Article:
Thing about the Betty Edwards book is it's aimed at the non-artist, people who haven't picked up a pencil since they were kids and want to learn to draw. For someone with an artistic background like you (photography does train the eye), I'd recommend only going through about half the book, then moving on to other sources, such as Glenn Vilppu's The Vilppu Drawing Manual, Jack Hamm's Drawing the Head & Figure, or the works of Andrew Loomis, together with general anatomy study and drawing from life.
The Nezumi Works Sketchbook - Now in progress
My online portfolio
"Skill is the result of trying again and again, applying our ability and proving our knowledge as we gain it. Let us get used to throwing away the unsuccessful effort and doing the job over. Let us consider obstacles as something to be expected in any endeavor; then they won't seem quite so insurmountable or so defeating." - Andrew Loomis
My thanks Dpaint and Nezumi - sounds to me like the second part of the book moves more into composition whilst the first half is the basic grounding in drawing skills. Interestingly whilst photography has improved my eye its still my weaker area and one I hope to improve still through learning to draw - even if in the end I only make it as far as being able to draw decent technical reference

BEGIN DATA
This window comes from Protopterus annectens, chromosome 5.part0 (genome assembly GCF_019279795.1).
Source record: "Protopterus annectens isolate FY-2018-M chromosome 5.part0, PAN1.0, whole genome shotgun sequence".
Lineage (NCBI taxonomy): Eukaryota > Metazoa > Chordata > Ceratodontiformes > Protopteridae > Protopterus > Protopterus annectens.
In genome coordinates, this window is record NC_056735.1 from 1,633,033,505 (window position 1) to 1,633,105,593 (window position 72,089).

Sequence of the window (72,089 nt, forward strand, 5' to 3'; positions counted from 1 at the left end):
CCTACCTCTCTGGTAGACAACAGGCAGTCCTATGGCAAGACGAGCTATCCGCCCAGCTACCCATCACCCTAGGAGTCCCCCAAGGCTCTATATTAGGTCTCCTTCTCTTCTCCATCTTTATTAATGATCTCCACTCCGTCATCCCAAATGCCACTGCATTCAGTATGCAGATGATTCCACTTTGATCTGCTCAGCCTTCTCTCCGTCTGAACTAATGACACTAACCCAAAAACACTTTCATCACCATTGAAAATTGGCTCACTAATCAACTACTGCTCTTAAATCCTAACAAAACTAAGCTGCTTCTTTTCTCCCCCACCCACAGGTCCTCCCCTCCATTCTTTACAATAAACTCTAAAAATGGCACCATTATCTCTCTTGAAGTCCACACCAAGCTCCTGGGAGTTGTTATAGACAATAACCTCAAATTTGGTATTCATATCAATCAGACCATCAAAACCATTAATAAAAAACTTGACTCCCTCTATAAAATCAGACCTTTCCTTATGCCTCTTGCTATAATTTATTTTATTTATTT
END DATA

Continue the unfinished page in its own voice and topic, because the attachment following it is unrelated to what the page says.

I have also been scouting around amazon as well for a few ideas-
An Atlas of Animal Anatomy for Artists
Animal Anatomy for Artists: The Elements of Form
appear to be two books (the first especially) that hold as good for anatomical reference (even though I admit fully that I still have to learn to walk before I run in this).
On basic drawing there appear to be a lot more books covering the subject
I've done a look around at the books you recommend Nezumi and whilst the Hamm's is easily available the Vilppu appears out of stock in most places UK side. I've also done some basic searching around Amazon and found a few titles, sadly few reviews of them on amazon itself:
Artist's Guide to Drawing Realistic Animals
Whilst a group called "Drawing Made Easy" appear to have a range of shorter publications that cover a few select areas of drawing.
Whereabouts in UK do you live, overread?
As for the books; I think you could benefit a lot from the freebies you find laying around CA and then decide to get some books and move towards it with more seriousness. I, for once, have followed a similar path to yours. I was initially a B&W photographer (film photographer, dare I add!). Whereas that has trained my eye and thus, perception, it has also swallowed my ability to take attention to what I see. For the most part, my focus was on how to interpret reality, as opposed to seeing reality as realisty is.
This might have only happened with me, though.